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Bisexual Softball Players Sue Gay World Series

Carolyn Beeler
04/22/2010

Two years ago Seattle hosted the Gay Softball World Series. Now three San Francisco men are suing the group that organized the tournament. They say they were deemed "not gay enough" to participate. And because of that their team was unfairly stripped of its second place title. KUOW's Carolyn Beeler has this story.

TRANSCRIPT

The North American Gay Amateur Athletic Alliance organizes the Gay World Series. It has a rule about the make–up of the teams that participate: No more than two players can be heterosexual.

The Alliance's lawyer is Beth Allen. She says that rule was designed to create a positive environment for gay and lesbian athletes.

Allen: "Unfortunately a lot of particularly gay men have been discriminated against in their youth and are not perceived to be manly enough to do something such as play softball and many of them have felt left out. This organization grew out of a desire to create that safe place for gay men and lesbians to enjoy themselves and play a little softball."

But the three San Francisco men, who all identify as bisexual, say the rule is discriminatory and illegal. During the final game of the tournament in Kent two summers ago, an opposing team raised questions about their team's eligibility. Five men from the team were questioned by members of the Athletic Alliance.

Shannon Minter is a lawyer with the National Center for Lesbian Rights, which represents the three men in the case.

Minter: "The five players who were accused of not being gay enough were one by one taken into a room with various league officials and then the players were asked about their sexual desires and fantasies. Are you predominantly attracted to men or women. When our plaintiff said both, that was not accepted as an answer."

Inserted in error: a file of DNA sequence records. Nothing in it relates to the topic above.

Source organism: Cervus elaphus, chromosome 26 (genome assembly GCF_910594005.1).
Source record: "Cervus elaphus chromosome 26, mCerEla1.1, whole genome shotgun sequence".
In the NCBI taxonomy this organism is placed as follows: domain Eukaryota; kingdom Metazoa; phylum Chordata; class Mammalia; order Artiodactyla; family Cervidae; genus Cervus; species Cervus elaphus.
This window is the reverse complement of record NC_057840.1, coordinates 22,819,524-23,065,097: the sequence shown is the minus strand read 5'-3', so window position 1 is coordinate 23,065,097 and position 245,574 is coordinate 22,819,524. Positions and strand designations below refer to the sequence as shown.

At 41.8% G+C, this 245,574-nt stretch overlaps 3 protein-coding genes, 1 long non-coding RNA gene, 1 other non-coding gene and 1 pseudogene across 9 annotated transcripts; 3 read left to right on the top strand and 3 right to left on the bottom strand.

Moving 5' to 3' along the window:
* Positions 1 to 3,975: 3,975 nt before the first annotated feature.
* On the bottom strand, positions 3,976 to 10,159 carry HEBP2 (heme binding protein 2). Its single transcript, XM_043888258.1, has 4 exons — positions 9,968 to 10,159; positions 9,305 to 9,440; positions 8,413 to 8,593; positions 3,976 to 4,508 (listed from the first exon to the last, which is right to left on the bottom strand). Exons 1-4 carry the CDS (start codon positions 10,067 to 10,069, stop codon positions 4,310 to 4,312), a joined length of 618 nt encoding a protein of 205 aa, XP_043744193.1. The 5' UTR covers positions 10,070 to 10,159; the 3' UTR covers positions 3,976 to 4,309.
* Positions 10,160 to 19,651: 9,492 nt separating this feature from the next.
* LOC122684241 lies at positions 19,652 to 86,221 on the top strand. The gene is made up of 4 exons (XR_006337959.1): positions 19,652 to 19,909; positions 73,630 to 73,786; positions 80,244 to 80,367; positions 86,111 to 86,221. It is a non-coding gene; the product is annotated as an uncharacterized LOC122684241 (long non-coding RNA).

According to the suit, three of the five men were deemed not gay. And their team's second–place title was stripped.

The plaintiffs argue that the North American Gay Amateur Athletic Alliance is a public organization. That would make it subject to Washington's anti–discrimination laws. Minter argues that the organization is large, with more than 10,000 members, and its stated purpose is to serve players regardless of sexual orientation.

Beth Allen, the lawyer for the athletic group, says size doesn't matter.

Allen: "I believe it's a private organization and it's acted as a private organization. And I think that because it is a private organization this lawsuit's going to fail."

Allen says groups like the Boy Scouts can determine their own rules for membership. So, the athletic alliance can, too.

It will be up to a federal judge in Seattle to determine whether the athletic alliance is public or private.

The men are suing for $75,000 each for emotional distress. And they're asking that the organization remove its rule limiting the number of straight players on each team.

For KUOW News, I'm Carolyn Beeler.

© Copyright 2010, KUOW

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